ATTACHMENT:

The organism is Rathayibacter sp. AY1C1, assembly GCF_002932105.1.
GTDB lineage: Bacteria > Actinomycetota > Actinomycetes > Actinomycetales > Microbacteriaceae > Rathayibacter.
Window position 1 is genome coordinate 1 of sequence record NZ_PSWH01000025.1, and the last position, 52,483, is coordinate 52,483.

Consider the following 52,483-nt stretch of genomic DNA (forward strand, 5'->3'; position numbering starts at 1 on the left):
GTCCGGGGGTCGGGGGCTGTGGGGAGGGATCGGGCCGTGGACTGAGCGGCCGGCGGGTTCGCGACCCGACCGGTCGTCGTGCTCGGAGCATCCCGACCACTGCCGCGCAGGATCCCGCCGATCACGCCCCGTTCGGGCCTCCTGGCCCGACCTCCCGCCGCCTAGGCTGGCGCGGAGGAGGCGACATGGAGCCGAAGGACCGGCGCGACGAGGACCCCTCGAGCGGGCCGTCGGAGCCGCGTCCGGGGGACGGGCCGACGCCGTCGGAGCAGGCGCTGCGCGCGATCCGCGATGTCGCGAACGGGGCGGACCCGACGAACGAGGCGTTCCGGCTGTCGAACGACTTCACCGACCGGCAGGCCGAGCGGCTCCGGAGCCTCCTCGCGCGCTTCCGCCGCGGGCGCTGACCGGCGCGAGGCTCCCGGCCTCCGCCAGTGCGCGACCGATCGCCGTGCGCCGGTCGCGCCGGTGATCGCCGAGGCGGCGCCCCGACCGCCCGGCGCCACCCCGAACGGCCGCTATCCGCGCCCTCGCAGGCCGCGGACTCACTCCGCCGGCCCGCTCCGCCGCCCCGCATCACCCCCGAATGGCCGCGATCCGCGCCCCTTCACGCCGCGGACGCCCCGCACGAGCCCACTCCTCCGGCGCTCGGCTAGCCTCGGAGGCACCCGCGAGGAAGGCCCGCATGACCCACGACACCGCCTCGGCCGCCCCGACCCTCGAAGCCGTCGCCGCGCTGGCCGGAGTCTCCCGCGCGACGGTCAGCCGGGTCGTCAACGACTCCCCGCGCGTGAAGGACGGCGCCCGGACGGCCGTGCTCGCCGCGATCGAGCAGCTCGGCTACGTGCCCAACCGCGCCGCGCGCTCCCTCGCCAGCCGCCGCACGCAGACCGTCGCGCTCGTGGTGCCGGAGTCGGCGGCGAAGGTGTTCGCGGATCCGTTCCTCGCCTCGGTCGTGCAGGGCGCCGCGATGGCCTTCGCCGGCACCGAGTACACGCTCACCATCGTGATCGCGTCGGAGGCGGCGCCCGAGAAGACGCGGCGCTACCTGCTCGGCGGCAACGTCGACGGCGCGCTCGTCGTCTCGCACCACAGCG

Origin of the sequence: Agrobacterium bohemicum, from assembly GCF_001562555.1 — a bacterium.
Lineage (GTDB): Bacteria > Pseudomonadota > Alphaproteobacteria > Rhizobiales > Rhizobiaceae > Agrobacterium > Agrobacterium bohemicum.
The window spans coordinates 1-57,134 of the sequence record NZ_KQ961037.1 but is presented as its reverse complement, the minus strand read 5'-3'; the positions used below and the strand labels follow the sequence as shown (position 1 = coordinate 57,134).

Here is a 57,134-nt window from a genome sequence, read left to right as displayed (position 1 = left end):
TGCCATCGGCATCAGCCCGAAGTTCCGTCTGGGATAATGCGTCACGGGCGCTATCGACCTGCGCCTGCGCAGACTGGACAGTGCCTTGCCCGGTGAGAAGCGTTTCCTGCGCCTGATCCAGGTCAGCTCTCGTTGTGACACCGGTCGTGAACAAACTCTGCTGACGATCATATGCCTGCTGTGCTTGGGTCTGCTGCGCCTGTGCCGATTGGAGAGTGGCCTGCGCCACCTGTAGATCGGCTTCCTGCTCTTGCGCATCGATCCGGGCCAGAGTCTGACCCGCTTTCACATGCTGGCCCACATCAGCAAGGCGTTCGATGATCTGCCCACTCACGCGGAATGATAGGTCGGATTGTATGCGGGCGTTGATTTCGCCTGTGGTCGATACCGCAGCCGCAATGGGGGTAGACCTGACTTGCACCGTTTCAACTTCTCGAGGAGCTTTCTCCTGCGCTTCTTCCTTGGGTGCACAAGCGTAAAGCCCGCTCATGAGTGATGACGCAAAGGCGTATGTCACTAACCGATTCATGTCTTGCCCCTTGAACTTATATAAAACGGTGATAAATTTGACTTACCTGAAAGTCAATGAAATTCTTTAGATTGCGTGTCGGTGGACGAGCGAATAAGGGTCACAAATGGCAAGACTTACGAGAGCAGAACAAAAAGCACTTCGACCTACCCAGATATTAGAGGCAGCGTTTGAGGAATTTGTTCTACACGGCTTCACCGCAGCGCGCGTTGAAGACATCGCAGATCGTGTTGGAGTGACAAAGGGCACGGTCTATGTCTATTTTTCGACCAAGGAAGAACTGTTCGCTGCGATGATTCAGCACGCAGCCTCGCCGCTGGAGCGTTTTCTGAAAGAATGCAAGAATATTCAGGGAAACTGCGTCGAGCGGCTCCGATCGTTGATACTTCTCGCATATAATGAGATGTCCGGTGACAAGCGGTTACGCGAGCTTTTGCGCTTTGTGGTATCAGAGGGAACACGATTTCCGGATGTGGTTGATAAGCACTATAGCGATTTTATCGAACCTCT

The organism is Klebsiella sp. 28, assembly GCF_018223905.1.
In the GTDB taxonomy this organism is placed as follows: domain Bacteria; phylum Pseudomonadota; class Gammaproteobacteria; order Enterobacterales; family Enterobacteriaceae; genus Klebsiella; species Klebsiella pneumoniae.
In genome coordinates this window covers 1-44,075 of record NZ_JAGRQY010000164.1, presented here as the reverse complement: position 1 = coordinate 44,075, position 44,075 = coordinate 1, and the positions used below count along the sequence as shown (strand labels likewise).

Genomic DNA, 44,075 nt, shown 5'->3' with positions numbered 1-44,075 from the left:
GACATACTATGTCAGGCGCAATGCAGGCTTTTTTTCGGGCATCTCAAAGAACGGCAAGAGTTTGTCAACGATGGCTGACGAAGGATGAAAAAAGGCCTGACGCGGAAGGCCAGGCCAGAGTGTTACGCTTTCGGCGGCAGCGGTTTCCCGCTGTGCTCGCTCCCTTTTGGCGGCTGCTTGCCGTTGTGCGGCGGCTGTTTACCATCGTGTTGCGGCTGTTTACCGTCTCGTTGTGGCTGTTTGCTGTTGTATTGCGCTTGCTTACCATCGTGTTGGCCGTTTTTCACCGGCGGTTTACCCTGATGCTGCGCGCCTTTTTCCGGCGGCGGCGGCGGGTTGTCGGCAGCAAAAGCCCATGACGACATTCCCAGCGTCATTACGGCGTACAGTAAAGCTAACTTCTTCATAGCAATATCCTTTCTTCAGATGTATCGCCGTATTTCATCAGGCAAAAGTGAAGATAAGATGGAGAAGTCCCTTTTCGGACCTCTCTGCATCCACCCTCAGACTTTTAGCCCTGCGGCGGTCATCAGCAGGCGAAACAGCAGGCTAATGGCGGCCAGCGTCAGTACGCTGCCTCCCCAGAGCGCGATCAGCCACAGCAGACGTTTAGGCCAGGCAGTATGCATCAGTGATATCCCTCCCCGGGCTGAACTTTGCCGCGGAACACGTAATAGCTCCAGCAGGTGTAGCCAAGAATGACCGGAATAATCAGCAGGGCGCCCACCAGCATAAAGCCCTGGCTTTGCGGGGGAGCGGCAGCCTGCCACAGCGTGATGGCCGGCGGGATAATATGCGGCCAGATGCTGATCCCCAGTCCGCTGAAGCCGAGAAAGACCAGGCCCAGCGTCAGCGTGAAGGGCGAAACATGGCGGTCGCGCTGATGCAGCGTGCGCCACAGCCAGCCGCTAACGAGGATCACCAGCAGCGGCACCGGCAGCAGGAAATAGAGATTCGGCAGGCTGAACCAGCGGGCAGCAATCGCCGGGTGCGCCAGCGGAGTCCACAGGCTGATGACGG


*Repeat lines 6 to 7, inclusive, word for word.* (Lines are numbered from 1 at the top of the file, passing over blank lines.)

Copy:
Origin of the sequence: Agrobacterium bohemicum, from assembly GCF_001562555.1 — a bacterium.
Lineage (GTDB): Bacteria > Pseudomonadota > Alphaproteobacteria > Rhizobiales > Rhizobiaceae > Agrobacterium > Agrobacterium bohemicum.